Dolphins | fullback battle

Miami Dolphins trying to lure Vonta Leach

 

Ravens castoff Vonta Leach could be the Dolphins’ starting fullback if he decides to sign with Miami.

abeasley@MiamiHerald.com

Charles Clay couldn’t have picked a worse day to have perhaps his worst practice of the spring.

Working extensively with the first-team offense at H-back on Wednesday, Clay had three drops, including a potential touchdown. Compounding the problem, general manager Jeff Ireland was on hand to see every one of them.

Under normal circumstances, flubbing a June minicamp is not that big of a deal. But this was no normal day. Not when a potential successor was literally waiting in the wings.

Three-time Pro Bowl fullback Vonta Leach spent Wednesday tucked away on the top floor of the Dolphins’ headquarters, meeting with coaches and decision-makers.

Cut by the Ravens earlier this week, Leach is a coveted free agent and a likely starter should he sign with Miami — even with returning contributors Clay and Jorvorskie Lane already on the roster.

Despite the visit, Leach left town without a deal Wednesday and returned home to North Carolina to mull his options. The Texans are among the teams also interested.

Leach was the league’s top-ranked fullback in 2012, according to Pro Football Focus, softening up linebackers and catching the ball out of the backfield. But he couldn’t work out a restructured contract with the Ravens and was cut this week. On Wednesday, Leach made Miami his first visit in a June free agency tour.

“Tough guy, tough guy,” Dolphins coach Joe Philbin said, when asked to describe Leach.

Philbin should know. He was the Packers’ assistant offensive line and tight ends coach in 2004 when Leach signed with Green Bay as an undrafted rookie.

Philbin’s first interaction with Leach: discovering him wandering the streets one day before training camp, looking for the practice field.

“Totally lost,” Philbin said with a chuckle.

Leach has found his way since. He has caught 112 passes in his nine-year career, preventing defenses from keying on him solely as a blocker.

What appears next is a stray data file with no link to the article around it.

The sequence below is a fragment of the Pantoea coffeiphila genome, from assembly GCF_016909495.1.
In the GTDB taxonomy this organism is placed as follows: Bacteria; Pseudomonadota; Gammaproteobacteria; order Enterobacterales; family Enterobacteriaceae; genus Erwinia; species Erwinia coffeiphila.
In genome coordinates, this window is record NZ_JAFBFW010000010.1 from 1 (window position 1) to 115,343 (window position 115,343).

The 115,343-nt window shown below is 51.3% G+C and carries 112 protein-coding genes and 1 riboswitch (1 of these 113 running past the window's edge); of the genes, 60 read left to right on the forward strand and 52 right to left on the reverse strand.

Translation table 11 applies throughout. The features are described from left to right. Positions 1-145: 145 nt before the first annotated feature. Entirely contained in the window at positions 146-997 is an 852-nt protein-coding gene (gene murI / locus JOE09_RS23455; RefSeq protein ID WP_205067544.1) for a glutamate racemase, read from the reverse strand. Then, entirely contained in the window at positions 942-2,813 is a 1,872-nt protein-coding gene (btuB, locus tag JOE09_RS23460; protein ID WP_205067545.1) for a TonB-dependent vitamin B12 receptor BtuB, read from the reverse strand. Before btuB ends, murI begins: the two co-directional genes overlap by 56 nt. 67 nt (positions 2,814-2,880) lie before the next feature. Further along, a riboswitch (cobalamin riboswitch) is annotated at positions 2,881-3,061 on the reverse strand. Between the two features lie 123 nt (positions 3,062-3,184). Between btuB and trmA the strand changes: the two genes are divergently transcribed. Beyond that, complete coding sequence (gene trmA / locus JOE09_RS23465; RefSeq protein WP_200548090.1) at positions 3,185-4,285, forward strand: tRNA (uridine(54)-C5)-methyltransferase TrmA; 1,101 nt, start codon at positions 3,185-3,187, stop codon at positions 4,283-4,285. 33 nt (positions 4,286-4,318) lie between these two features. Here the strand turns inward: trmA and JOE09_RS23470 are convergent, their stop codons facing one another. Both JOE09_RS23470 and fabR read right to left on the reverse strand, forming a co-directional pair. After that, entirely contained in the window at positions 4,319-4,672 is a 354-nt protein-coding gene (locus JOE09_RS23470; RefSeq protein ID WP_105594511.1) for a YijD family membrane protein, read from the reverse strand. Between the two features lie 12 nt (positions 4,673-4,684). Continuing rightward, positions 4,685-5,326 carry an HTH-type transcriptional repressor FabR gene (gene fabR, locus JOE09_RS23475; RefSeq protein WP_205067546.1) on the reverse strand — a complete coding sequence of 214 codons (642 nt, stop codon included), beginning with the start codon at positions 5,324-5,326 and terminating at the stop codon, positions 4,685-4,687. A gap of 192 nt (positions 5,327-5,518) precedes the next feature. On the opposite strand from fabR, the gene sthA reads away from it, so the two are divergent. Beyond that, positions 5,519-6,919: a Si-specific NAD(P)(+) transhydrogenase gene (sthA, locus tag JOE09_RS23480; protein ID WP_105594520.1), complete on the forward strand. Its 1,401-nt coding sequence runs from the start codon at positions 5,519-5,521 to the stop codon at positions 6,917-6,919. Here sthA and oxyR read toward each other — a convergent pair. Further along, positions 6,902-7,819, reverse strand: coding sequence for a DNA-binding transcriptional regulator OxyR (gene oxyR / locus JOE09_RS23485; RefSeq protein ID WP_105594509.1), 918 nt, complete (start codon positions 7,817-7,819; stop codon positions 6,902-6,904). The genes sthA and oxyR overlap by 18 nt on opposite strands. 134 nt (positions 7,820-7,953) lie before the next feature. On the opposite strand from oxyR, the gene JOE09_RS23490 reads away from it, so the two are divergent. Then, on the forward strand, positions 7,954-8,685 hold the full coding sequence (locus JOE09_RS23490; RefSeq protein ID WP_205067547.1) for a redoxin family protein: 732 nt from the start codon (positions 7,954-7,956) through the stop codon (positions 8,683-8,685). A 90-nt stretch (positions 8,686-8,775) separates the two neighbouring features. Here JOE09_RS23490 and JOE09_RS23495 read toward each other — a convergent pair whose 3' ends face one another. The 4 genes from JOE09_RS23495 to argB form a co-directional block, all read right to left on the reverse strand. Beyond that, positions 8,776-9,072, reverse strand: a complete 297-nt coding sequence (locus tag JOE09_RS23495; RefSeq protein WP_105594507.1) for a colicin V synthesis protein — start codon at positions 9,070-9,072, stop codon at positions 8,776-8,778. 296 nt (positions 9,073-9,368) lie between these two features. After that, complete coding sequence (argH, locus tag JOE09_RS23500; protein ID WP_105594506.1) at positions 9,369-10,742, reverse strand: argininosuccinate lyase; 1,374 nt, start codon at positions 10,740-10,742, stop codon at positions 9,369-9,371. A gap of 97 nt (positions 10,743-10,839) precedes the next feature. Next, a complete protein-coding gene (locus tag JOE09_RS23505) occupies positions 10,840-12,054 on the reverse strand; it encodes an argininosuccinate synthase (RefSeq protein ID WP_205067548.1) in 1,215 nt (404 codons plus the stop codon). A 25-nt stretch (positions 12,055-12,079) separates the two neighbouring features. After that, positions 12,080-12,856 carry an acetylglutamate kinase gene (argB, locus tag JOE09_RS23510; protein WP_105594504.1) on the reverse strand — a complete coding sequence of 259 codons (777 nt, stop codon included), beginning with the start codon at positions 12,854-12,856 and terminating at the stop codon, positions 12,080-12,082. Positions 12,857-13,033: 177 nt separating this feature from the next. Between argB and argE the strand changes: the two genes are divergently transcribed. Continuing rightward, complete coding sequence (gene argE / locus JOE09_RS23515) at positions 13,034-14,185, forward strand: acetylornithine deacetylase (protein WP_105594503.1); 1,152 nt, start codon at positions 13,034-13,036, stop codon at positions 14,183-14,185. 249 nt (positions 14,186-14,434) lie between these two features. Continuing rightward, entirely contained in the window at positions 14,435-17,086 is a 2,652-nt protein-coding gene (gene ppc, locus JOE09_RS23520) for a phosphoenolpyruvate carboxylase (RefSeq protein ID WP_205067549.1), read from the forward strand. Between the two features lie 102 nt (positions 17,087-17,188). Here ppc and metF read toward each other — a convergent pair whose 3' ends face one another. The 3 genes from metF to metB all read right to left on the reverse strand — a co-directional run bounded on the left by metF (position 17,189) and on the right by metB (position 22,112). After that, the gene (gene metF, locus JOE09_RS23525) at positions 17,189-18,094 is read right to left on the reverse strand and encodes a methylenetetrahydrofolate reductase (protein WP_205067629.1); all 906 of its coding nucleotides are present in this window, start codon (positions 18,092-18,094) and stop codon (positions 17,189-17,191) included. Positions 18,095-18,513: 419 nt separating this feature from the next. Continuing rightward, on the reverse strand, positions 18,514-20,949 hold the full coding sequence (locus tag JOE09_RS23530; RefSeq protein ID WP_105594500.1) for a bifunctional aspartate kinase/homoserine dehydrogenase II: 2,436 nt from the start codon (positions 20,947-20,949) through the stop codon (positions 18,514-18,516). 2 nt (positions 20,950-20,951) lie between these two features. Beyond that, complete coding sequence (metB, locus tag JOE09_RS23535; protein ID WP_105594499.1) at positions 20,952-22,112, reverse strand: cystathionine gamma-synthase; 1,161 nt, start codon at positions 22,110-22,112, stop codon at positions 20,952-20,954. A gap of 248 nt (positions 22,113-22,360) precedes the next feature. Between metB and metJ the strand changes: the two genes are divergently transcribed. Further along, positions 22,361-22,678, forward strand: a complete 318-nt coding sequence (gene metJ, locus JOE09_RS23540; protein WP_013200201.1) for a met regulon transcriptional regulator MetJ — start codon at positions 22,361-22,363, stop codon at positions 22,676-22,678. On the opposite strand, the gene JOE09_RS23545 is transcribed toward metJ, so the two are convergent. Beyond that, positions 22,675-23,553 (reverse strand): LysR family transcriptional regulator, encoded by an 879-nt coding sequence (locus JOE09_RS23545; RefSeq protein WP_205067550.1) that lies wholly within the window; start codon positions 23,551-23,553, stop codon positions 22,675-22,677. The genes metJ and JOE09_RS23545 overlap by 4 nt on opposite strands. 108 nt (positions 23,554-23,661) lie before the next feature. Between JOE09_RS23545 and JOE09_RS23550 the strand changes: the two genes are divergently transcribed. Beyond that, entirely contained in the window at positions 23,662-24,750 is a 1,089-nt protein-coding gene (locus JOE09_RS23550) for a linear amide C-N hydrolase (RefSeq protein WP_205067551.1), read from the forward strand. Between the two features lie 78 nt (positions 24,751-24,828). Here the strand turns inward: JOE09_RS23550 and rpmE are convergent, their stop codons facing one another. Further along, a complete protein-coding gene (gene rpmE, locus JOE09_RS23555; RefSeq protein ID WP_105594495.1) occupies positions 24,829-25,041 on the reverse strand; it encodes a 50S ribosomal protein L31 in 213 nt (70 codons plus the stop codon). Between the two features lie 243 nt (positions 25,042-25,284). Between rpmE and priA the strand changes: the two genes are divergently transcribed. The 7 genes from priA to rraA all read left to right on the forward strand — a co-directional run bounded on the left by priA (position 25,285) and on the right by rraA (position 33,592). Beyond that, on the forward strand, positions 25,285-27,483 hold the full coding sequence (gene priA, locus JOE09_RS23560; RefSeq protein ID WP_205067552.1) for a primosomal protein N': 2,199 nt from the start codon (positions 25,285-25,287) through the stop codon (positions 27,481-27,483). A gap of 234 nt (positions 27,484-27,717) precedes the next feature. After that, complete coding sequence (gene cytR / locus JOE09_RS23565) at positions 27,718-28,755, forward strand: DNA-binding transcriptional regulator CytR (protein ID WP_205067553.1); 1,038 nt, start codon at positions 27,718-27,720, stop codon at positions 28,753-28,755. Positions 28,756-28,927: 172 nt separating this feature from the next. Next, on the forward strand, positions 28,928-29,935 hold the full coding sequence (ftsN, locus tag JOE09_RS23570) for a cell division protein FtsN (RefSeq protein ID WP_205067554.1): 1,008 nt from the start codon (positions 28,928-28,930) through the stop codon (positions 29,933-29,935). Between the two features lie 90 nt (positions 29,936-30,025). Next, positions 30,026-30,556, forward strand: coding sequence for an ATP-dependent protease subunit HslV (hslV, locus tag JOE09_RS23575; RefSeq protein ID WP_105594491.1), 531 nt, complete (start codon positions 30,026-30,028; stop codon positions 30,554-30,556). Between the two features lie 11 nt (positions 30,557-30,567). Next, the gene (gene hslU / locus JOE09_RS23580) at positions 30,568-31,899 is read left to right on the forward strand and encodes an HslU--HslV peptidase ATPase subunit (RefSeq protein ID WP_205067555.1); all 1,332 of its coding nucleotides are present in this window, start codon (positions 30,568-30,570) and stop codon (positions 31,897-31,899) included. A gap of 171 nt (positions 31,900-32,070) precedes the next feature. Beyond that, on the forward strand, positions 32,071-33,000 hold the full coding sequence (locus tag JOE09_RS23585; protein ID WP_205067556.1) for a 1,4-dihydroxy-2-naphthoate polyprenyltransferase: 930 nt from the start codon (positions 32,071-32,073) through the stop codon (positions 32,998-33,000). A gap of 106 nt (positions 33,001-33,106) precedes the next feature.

Philbin said Wednesday that such versatility is preferred in today’s pass-happy NFL, and if minicamp is any indication, a prerequisite for making the team.

Clay, who can play tight end and fullback, has gotten far more reps with the first team thus far than Lane, who was on the field for roughly 30 percent of Miami’s offensive snaps last season.

“There’s no added pressure for me,” Lane said. “It’s the name of the game. Everybody here needs to compete, and the best man wins.”

There are plenty of candidates for the job. The Dolphins this week signed Evan Rodriguez, a former fourth-round pick cut by Chicago after two offseason arrests — including one in South Florida.

Rodriguez was accused of disorderly intoxication in Miami Beach in March, but the charges were dropped. His attorneys said Rodriguez was neither drunk nor engaged in disorderly conduct.

However, Rodriguez was arrested again in May on drunk driving charges, leading to his release from Chicago.

“I feel like I’m getting a second chance,” Rodriguez said Wednesday. “I’m thankful to the organization for it. That’s definitely all behind me. That stuff’s in the past. It’s a lesson learned.”

Philbin famously has little tolerance for embarrassing distractions, whether it be an arrest or talking out of turn to the media. He acknowledged that Rodriguez’s history had been discussed before the team offered him a contract.

“When you’re a member of the Miami Dolphins, we expect guys to represent the organization the right way on and off the field,” he said. “That will be the requirements of him, just like it is the other 89 guys on the roster.”

Several of those guys — perhaps Leach, included — will be battling for one or at the most two roster spots over the next few months.

Given the touch-football format of spring practices, there’s little true evaluation that can be done at the fullback position until the pads come on in training camp.

But more than anything, the Dolphins will be looking for a fullback who can help get the tough yard. Of the team’s 41 plays of third- or fourth-and-2 or less last season, they converted just 26 times.

“As a coach, you want to have it all,” Philbin said. “You’d love to have the kind of guy who can lead up on an inside zone play and take on a [middle] linebacker and get movement and push and square. But we also like a guy who can move and sift on some outside zone plays.

“We’re looking to get the best fit possible that we possibly can.”

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